Just after the halfway rest stop, I descended the steepest of the entire ride - down towards Hauser Bridge. At one point, I checked my brakes only to find that I might not be able to stop due to the damp roads, my wet brakes, and the steep grade. Right before Hauser Bridge, volunteers were out commanding us to dismount. It turns out I could stop, although it was close! Curious, I asked the volunteer if any riders had wiped out - she replied "Every ambulance and Medevac chopper in the county is full of people who wiped out here." (I learned later that 3 people got helicopter rides from that area).

After we descended towards the coast, the fog and drizzle lifted - thankfully! I blitzed in and out of a couple rest stops because I was warmer on the bike!

On the coast, I was ecstatic to catch the back of paceline - I was tired and wanted all the aerodynamic advantage I could get. It was the first time I was out of the wind the whole day. Within a mile of joining the paceline, though, the rider just in front of me jerked on her brakes, jogged left, and clipped my front wheel, pushing my wheel left. All of the sudden, I knew I was coming off the bike in the next second; the only thing I could do was choose where. I picked the brush on my right - it looked dry and scratchy, but it had to be better than pavement. I pulled the wheel back right and aimed at the brush. Over the bars I went, hitting my head in the brush and coming off the bike.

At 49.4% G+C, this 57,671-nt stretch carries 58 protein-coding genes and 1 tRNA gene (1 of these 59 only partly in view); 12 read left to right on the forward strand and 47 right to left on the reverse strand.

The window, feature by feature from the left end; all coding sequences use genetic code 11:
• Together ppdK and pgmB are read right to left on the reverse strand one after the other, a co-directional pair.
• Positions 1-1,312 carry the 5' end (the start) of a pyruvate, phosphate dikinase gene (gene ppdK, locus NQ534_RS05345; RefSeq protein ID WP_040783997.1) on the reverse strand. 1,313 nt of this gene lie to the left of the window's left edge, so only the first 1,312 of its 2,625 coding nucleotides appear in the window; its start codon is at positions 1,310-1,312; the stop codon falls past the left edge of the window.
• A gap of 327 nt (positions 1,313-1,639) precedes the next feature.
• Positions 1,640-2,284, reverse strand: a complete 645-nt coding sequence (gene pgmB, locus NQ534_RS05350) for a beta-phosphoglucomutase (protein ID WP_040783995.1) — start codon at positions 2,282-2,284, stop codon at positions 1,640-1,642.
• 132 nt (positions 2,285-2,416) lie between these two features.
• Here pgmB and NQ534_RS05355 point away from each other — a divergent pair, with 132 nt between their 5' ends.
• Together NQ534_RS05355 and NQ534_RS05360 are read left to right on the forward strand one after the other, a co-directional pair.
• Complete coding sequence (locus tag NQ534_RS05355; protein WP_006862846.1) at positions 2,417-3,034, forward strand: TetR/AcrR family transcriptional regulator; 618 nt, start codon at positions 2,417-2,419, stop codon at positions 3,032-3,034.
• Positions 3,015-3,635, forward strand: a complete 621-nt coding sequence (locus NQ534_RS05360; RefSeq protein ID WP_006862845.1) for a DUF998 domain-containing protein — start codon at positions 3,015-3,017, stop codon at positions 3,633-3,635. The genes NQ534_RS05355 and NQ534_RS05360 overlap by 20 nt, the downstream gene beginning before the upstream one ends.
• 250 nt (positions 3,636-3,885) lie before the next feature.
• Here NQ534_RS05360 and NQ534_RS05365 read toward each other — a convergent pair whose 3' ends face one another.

After shaking myself off, I checked my bike and my body out. I had dirt on my left leg, scratches on my left forearm and left calf, and a tiny cut on my knee. Astoundingly, I wasn't injured (although four days later my neck's still a bit tight!) and my bike was fine, though my chain came off the front derailleur. After putting my chain back on, I mounted, and continued on.

I was weary for the last thirty miles, but finished the 103 mile ride in eight hours and fourteen minutes, including rest stops. I grabbed some food at the finish line festival and sat down, waiting for Jim and wondering how I only left that morning.

I finally heard from Jim - one of the riders who fell near Hauser Bridge fell down an embankment and had to be rescued - the rescue closed the road for over an hour. Jim, much like me, was not prepared for drizzle and cool weather - he was on the verge of hypothermia. Jim elected to get a ride back to the start from a volunteer - but the volunteer couldn't show up until the road re-opened, so he had to wait in the cold for two hours! When he showed up at the festival, he was in surprisingly good spirits for someone who had spent the day cold and not doing what he'd come to do.

You'd expect that the local, non-cycle community would be annoyed by road closures, delays, and 7500 cyclists invading the community. But for much of the ride, we saw nothing but happy families cheering along the road. Levi's Gran Fondo brings in a lot of business for the Santa Rosa - full hotels and busy restaurants. It brings in money for local charities. And my guess is the community feels as swept in this as I did.

No comments: